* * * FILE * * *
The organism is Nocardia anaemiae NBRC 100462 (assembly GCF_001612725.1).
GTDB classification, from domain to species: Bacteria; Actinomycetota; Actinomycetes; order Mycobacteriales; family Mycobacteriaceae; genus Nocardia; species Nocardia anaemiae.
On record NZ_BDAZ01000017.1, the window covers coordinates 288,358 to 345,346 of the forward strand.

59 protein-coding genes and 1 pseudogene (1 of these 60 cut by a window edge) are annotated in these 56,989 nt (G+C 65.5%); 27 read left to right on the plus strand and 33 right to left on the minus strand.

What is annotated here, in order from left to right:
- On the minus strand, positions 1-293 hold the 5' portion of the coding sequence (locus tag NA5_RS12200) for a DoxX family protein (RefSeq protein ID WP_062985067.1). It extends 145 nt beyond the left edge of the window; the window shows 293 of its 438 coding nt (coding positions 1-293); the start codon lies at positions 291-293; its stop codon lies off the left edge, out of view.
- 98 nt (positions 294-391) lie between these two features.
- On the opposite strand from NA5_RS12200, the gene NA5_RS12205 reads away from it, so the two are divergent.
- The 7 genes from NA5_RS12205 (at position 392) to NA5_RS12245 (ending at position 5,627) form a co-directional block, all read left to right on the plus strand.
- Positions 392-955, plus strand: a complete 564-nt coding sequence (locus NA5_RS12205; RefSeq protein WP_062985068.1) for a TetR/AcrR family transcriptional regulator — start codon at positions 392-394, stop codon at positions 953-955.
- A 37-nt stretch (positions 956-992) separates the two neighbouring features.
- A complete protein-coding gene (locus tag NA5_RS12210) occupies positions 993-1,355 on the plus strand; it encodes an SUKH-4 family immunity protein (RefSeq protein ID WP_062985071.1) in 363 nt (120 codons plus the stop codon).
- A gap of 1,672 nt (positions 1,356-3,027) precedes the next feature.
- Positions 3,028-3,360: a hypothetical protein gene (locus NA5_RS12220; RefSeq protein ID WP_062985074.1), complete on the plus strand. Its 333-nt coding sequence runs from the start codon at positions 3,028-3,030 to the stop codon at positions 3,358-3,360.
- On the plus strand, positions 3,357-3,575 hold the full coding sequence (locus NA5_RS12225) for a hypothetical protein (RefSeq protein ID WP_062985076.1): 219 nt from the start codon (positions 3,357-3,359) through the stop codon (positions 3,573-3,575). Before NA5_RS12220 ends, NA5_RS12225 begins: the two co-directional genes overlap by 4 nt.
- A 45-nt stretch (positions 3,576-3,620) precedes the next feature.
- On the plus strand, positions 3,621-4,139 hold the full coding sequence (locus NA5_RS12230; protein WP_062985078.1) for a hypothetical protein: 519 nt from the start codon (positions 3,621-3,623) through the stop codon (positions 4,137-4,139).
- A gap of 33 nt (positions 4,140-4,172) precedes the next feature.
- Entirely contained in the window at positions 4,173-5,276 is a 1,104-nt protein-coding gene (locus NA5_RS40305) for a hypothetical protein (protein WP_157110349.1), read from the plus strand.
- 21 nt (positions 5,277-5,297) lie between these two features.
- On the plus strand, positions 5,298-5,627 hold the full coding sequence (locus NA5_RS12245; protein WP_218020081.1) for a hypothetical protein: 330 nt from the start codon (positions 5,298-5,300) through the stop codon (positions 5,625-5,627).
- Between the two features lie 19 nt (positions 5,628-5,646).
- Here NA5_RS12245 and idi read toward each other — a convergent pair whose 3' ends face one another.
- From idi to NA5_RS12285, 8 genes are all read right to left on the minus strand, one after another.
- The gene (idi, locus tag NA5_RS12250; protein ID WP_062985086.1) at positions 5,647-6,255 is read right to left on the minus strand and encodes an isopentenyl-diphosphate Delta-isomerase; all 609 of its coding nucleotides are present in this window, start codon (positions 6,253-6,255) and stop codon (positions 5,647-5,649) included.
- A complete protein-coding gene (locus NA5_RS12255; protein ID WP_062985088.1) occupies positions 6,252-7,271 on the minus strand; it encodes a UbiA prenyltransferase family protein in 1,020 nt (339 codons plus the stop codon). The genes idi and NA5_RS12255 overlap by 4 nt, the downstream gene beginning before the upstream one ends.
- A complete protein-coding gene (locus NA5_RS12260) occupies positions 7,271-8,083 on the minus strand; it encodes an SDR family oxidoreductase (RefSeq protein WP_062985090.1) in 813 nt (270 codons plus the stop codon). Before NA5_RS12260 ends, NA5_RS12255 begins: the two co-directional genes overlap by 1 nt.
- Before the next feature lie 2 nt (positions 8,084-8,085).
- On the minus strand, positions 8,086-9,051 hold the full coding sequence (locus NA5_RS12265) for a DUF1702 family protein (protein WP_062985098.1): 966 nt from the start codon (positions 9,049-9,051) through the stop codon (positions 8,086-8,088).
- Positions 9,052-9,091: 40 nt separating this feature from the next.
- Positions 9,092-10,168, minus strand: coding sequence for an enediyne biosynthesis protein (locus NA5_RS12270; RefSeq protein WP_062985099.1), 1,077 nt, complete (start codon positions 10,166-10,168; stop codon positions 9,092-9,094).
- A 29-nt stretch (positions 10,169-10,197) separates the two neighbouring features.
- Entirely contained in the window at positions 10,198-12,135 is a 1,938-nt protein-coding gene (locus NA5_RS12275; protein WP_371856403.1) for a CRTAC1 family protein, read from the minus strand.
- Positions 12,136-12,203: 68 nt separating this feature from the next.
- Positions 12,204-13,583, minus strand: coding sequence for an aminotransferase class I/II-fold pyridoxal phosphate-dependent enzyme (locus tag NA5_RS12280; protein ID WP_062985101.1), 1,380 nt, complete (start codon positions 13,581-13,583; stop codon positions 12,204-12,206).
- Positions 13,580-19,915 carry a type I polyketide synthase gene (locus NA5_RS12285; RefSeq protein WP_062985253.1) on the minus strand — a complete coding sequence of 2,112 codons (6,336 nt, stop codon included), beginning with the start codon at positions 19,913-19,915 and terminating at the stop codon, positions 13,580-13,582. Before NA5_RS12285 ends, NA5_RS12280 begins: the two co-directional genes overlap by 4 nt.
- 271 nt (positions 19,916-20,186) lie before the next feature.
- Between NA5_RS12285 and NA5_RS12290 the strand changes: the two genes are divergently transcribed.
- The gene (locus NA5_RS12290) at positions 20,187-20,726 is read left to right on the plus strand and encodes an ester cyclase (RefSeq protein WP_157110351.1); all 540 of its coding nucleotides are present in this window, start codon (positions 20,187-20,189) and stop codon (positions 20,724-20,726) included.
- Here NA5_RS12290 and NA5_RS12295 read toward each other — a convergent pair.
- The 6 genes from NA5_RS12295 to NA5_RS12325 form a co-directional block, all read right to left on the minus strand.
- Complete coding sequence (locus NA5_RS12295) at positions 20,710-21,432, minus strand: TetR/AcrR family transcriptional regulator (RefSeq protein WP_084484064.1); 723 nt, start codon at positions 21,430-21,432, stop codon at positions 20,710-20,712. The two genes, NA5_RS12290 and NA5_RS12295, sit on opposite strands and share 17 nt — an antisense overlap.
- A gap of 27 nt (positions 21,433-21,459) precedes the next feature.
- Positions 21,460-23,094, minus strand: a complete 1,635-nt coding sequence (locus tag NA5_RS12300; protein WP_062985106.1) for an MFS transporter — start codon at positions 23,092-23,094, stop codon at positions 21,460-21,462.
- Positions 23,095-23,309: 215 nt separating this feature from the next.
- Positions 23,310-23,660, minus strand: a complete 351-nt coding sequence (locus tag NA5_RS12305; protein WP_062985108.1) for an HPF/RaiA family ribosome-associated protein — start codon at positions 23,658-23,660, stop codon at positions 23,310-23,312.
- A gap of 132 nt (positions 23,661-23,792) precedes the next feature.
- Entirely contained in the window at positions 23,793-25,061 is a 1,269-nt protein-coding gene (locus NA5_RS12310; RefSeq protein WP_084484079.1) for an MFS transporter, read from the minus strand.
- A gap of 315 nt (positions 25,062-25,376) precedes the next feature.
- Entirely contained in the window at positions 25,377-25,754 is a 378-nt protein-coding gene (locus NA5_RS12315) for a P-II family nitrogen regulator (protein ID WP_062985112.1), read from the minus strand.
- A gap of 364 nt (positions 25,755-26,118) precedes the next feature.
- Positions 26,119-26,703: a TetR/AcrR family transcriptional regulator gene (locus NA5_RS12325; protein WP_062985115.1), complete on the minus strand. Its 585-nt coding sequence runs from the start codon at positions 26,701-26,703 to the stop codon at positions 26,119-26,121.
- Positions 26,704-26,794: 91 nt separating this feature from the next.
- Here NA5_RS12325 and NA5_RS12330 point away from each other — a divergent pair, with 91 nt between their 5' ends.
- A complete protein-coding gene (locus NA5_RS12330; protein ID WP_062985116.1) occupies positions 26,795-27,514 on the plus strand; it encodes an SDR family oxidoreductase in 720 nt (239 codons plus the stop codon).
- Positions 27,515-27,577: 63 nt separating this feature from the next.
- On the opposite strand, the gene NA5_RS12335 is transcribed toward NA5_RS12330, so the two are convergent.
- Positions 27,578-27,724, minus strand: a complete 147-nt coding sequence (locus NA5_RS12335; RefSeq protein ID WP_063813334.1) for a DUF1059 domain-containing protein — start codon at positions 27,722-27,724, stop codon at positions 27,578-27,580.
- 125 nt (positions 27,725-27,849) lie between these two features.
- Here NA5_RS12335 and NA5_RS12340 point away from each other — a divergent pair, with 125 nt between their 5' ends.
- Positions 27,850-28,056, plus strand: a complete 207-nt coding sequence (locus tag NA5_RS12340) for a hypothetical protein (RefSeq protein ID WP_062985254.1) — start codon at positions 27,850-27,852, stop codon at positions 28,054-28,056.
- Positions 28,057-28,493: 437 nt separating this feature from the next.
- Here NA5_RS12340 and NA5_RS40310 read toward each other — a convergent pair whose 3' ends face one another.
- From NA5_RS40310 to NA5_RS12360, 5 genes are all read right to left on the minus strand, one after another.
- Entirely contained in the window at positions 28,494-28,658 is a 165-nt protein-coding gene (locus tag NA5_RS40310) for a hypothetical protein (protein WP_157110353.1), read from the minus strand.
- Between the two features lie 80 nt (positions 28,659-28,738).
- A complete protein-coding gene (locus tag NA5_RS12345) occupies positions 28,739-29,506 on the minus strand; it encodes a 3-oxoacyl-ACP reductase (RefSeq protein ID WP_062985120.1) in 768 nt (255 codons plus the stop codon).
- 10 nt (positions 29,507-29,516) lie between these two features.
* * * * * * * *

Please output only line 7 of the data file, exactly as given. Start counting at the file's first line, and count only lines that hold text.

- 98 nt (positions 294-391) lie between these two features.